“Being able to leave me alone when I am mega-ill and having people around is annoying, but still bring up teas. Understanding that sometimes I have to give in to my knees when they fuck up but other times I will try to power through it. Letting me decide what the problem actually is and how bad it is. Knowing when to shut the hell up, when it’s a problem that can’t actually be solved immediately. Not overtalking big or distressing problems.”

So, how do I do my best to be supportive?

1: Think of them first.

All too often, people seem to think they’re being helpful and supportive when in reality they’re only thinking about themselves. Discard all concerns such as “How will each eventuality impact me?”, “What would I do in this situation?” or “What would I find the best thing?” You don’t necessarily have to put yourself in their shoes (the heavens know some of us can’t do that), just discard any idea of helping yourself and any idea that they are like you. Instead, listen to what they want and look at the situation objectively. How can you help them get what they say they want?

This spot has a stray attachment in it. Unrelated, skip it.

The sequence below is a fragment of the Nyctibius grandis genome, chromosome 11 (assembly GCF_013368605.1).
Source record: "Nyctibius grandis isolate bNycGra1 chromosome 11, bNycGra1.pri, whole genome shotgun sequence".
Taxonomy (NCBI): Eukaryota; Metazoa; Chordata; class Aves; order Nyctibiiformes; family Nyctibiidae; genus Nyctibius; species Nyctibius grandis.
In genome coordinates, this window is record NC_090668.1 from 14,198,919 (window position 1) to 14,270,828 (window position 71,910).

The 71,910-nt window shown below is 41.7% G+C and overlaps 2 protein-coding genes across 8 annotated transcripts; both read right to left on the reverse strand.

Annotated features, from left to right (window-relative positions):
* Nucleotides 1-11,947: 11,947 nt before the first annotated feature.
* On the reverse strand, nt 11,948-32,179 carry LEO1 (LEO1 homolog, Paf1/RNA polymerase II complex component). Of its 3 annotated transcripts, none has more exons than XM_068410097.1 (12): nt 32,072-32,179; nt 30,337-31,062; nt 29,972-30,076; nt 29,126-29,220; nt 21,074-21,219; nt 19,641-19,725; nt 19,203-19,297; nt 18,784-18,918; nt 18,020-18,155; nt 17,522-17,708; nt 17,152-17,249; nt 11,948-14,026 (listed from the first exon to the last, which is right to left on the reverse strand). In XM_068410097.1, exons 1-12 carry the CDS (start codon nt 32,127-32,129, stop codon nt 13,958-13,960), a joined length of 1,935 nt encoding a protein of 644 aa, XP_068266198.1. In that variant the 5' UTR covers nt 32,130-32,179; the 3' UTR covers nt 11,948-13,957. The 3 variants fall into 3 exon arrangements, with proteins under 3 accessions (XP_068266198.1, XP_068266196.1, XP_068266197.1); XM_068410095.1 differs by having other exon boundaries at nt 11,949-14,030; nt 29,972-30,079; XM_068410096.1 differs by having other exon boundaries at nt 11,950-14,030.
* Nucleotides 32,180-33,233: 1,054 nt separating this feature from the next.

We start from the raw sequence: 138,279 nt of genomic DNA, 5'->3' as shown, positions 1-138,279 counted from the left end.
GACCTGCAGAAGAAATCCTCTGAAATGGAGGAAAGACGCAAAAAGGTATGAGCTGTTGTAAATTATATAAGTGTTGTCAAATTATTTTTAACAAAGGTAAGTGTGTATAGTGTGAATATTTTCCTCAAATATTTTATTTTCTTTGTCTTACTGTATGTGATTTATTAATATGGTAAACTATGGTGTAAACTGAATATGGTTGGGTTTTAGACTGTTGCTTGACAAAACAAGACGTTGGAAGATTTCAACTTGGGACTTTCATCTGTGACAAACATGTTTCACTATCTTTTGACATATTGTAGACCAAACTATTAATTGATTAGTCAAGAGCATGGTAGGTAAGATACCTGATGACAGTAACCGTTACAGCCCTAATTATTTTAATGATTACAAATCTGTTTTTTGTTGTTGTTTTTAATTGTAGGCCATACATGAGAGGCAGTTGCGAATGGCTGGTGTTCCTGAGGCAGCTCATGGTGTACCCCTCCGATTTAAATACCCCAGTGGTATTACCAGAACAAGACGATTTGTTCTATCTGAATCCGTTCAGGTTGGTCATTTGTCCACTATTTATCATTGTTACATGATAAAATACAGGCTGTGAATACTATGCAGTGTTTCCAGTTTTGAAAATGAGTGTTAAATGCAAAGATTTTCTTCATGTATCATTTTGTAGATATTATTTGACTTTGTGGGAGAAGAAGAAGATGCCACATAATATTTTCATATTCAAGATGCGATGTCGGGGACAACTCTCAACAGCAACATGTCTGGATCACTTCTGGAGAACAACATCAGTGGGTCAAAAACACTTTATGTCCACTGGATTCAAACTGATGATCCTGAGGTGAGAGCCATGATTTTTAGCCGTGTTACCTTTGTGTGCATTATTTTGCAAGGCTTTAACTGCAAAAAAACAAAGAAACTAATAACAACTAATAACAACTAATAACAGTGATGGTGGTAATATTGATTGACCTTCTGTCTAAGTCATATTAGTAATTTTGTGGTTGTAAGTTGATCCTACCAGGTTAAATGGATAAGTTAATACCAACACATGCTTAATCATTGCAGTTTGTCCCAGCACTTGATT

2: Wants vs Needs.

You have determined what their situation is and found out what result they want or what they want to do. Now is the time to work out whether their course of action gives them the result they want, or whether what they want to do will harm them. Sometimes it is necessary to be that second voice mentioning the outcomes they hadn’t considered and the necessary evils they dare not face.

3: Avoid smothering.

But even when you’re sure that you’re acting in their best interests, don’t smother them. Be the voice offering counsel, not the nag. Be the person bringing tea and snacks, not the one looming over their face. Be the assistant, not the effective captain. Give them their space to deal with their own issues.